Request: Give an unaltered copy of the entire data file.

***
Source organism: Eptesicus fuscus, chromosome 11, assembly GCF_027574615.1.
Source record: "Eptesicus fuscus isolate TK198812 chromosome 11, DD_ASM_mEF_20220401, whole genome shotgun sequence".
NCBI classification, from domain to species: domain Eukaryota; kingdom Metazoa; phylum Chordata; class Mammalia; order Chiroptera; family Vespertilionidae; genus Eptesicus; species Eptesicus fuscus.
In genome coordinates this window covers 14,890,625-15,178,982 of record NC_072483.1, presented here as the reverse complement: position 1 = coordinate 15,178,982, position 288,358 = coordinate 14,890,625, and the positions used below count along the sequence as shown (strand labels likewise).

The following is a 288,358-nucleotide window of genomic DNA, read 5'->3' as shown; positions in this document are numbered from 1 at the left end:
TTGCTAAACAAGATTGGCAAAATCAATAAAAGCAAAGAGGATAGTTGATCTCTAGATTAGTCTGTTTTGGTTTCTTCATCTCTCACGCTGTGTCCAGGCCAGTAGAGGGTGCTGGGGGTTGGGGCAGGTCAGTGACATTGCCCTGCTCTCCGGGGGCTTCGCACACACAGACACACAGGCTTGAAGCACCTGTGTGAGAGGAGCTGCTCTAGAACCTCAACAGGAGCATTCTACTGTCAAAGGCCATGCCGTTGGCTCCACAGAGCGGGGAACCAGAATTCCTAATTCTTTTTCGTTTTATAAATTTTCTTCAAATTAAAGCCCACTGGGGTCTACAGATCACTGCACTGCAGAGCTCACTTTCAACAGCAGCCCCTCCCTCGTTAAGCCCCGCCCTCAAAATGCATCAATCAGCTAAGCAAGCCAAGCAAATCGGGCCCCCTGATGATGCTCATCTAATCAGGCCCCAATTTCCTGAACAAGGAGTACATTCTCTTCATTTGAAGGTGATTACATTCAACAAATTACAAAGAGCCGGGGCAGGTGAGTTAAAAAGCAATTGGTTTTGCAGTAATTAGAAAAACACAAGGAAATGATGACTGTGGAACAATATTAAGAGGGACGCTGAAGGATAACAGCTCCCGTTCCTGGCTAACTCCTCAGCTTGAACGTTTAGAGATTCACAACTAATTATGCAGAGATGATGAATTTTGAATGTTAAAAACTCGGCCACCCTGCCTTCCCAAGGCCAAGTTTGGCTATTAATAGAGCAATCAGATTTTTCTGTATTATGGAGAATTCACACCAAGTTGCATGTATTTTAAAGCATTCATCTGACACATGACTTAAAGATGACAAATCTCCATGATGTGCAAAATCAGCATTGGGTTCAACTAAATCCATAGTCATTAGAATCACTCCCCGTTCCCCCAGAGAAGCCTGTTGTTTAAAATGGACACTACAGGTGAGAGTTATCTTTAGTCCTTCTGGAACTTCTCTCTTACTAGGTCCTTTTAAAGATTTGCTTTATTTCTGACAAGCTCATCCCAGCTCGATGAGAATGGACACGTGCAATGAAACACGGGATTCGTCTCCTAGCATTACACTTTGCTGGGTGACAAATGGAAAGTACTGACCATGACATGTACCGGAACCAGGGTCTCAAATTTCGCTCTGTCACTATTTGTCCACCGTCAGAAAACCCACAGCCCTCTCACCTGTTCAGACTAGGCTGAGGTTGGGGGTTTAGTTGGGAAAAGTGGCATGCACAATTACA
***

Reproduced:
Source organism: Eptesicus fuscus, chromosome 11, assembly GCF_027574615.1.
Source record: "Eptesicus fuscus isolate TK198812 chromosome 11, DD_ASM_mEF_20220401, whole genome shotgun sequence".
NCBI classification, from domain to species: domain Eukaryota; kingdom Metazoa; phylum Chordata; class Mammalia; order Chiroptera; family Vespertilionidae; genus Eptesicus; species Eptesicus fuscus.
In genome coordinates this window covers 14,890,625-15,178,982 of record NC_072483.1, presented here as the reverse complement: position 1 = coordinate 15,178,982, position 288,358 = coordinate 14,890,625, and the positions used below count along the sequence as shown (strand labels likewise).

The following is a 288,358-nucleotide window of genomic DNA, read 5'->3' as shown; positions in this document are numbered from 1 at the left end:
TTGCTAAACAAGATTGGCAAAATCAATAAAAGCAAAGAGGATAGTTGATCTCTAGATTAGTCTGTTTTGGTTTCTTCATCTCTCACGCTGTGTCCAGGCCAGTAGAGGGTGCTGGGGGTTGGGGCAGGTCAGTGACATTGCCCTGCTCTCCGGGGGCTTCGCACACACAGACACACAGGCTTGAAGCACCTGTGTGAGAGGAGCTGCTCTAGAACCTCAACAGGAGCATTCTACTGTCAAAGGCCATGCCGTTGGCTCCACAGAGCGGGGAACCAGAATTCCTAATTCTTTTTCGTTTTATAAATTTTCTTCAAATTAAAGCCCACTGGGGTCTACAGATCACTGCACTGCAGAGCTCACTTTCAACAGCAGCCCCTCCCTCGTTAAGCCCCGCCCTCAAAATGCATCAATCAGCTAAGCAAGCCAAGCAAATCGGGCCCCCTGATGATGCTCATCTAATCAGGCCCCAATTTCCTGAACAAGGAGTACATTCTCTTCATTTGAAGGTGATTACATTCAACAAATTACAAAGAGCCGGGGCAGGTGAGTTAAAAAGCAATTGGTTTTGCAGTAATTAGAAAAACACAAGGAAATGATGACTGTGGAACAATATTAAGAGGGACGCTGAAGGATAACAGCTCCCGTTCCTGGCTAACTCCTCAGCTTGAACGTTTAGAGATTCACAACTAATTATGCAGAGATGATGAATTTTGAATGTTAAAAACTCGGCCACCCTGCCTTCCCAAGGCCAAGTTTGGCTATTAATAGAGCAATCAGATTTTTCTGTATTATGGAGAATTCACACCAAGTTGCATGTATTTTAAAGCATTCATCTGACACATGACTTAAAGATGACAAATCTCCATGATGTGCAAAATCAGCATTGGGTTCAACTAAATCCATAGTCATTAGAATCACTCCCCGTTCCCCCAGAGAAGCCTGTTGTTTAAAATGGACACTACAGGTGAGAGTTATCTTTAGTCCTTCTGGAACTTCTCTCTTACTAGGTCCTTTTAAAGATTTGCTTTATTTCTGACAAGCTCATCCCAGCTCGATGAGAATGGACACGTGCAATGAAACACGGGATTCGTCTCCTAGCATTACACTTTGCTGGGTGACAAATGGAAAGTACTGACCATGACATGTACCGGAACCAGGGTCTCAAATTTCGCTCTGTCACTATTTGTCCACCGTCAGAAAACCCACAGCCCTCTCACCTGTTCAGACTAGGCTGAGGTTGGGGGTTTAGTTGGGAAAAGTGGCATGCACAATTACA